Fannie Mae, Freddie Mac losing political support as U.S. reshapes housing finance system

Categorized | fannie mae, Freddie Mac

Fannie Mae, Freddie Mac losing political support as U.S. reshapes housing finance system

Fannie Mae, Freddie Mac losing political support as U.S. reshapes housing finance system

Washington Post Staff Writer
Saturday, August 7, 2010

For several decades, whenever a question of housing policy came up in Washington, two companies dominated. Fannie Mae and Freddie Mac marshaled armies of lobbyists, deep political connections and millions of dollars in contributions to get their way.

But now Fannie Mae and Freddie Mac, titans of the mortgage finance industry, are wards of the state, bailed out by Washington to the tune of $160 billion and banned from political activity. As the Obama administration and Congress prepare to take up overhauling the $12 trillion U.S. mortgage market, new interests are shaping the debate like never before.

Among those influencing many Democrats are affordable housing advocates and liberal think tanks that want the government to do less to foster homeownership and more to support rental housing for low-income people. Those influencing Republicans favor sharply reducing all federal support for housing.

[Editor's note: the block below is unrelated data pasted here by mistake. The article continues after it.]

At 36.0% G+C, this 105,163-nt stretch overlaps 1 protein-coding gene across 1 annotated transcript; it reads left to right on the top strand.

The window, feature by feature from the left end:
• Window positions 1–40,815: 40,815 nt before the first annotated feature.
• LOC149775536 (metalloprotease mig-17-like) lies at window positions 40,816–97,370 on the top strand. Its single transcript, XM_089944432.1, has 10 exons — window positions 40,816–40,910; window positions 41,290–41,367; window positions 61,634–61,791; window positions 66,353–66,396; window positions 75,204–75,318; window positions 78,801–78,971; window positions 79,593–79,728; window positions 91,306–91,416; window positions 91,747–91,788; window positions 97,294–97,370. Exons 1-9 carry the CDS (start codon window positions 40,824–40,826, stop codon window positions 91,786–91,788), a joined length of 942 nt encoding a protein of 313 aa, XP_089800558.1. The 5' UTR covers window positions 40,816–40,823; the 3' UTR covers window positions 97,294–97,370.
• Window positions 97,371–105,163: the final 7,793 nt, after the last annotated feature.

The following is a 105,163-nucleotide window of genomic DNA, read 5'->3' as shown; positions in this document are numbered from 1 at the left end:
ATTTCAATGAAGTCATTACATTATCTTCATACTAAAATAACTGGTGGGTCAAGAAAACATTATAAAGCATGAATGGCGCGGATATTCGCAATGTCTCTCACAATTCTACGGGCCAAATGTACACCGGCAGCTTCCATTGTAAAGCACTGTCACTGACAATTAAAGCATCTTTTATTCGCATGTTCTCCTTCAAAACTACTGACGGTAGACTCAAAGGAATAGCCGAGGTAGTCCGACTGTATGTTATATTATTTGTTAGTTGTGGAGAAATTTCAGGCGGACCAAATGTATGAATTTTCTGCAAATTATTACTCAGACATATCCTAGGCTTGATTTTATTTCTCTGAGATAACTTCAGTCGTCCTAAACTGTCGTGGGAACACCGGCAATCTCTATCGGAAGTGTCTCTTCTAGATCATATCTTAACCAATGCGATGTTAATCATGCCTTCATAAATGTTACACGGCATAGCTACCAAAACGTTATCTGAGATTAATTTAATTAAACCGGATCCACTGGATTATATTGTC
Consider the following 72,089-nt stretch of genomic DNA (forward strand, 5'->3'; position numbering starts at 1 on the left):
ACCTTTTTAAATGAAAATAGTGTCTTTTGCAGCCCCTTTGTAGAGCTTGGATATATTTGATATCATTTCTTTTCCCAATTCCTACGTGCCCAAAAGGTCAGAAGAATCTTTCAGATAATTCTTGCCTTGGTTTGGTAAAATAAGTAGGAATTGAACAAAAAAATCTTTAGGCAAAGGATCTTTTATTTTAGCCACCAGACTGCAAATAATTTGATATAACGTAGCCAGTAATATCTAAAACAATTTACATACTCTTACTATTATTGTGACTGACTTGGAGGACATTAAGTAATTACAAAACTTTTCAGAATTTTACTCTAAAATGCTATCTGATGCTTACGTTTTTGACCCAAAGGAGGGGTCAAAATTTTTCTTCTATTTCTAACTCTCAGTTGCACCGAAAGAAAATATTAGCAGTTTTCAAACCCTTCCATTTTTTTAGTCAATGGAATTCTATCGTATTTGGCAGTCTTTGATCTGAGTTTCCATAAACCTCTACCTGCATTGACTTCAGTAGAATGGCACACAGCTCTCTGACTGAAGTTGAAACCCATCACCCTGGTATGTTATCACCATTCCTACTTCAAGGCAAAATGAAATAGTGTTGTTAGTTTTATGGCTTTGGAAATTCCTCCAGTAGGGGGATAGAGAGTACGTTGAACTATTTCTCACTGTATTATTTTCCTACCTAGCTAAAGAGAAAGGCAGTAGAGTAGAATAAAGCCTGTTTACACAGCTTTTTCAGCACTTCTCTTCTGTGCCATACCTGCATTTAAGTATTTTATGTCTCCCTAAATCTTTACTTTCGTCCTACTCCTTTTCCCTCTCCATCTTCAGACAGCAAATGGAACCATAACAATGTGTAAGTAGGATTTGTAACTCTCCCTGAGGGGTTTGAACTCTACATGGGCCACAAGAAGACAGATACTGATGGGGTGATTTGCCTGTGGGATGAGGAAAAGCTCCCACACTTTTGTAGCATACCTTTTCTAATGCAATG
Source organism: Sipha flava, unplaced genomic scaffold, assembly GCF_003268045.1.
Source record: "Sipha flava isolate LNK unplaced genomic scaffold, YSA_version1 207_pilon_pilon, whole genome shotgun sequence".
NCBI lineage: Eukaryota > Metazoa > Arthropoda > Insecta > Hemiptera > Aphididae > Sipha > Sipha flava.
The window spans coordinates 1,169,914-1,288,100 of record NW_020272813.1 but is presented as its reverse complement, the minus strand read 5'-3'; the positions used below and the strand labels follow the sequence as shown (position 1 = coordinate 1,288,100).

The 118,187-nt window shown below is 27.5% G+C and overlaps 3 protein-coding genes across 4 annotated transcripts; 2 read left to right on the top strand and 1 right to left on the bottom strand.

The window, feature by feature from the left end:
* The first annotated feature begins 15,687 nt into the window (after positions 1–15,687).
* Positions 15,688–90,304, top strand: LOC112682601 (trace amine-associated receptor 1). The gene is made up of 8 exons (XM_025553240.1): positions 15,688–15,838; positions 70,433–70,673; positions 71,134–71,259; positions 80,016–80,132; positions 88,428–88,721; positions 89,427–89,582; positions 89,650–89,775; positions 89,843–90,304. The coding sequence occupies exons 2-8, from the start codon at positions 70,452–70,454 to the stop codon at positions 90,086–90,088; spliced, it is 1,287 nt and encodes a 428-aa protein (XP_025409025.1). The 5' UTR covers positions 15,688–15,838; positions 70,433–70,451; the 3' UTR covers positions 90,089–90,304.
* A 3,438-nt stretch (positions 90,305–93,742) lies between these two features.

In the past, Fannie and Freddie found backers on both sides of the political aisle. Key Democrats in Congress and in the Clinton administration were their most ardent supporters. President George W. Bush touted an “ownership society,” relying on Fannie and Freddie to help low-income people buy homes.

Officials from both parties now agree that the housing finance system is unsustainable; virtually all new home loans are guaranteed by Fannie, Freddie or the Federal Housing Administration, putting taxpayers on the line. Administration officials say they still believe in a significant government role in promoting home ownership, but one less expansive than under previous presidents. Republicans, who have introduced legislation to get rid of Fannie and Freddie altogether, might not vote for an overhaul that retains any government role in housing.

On Aug. 17, the Treasury Department is hosting a conference of financial companies, housing advocates, academics and other interested parties to begin discussing how to design a new system that doesn’t rely as much on taxpayers. The Obama administration is required to make a proposal by January under the bill recently passed by Congress to reshape financial regulation.

Continue Reading…Washington Post

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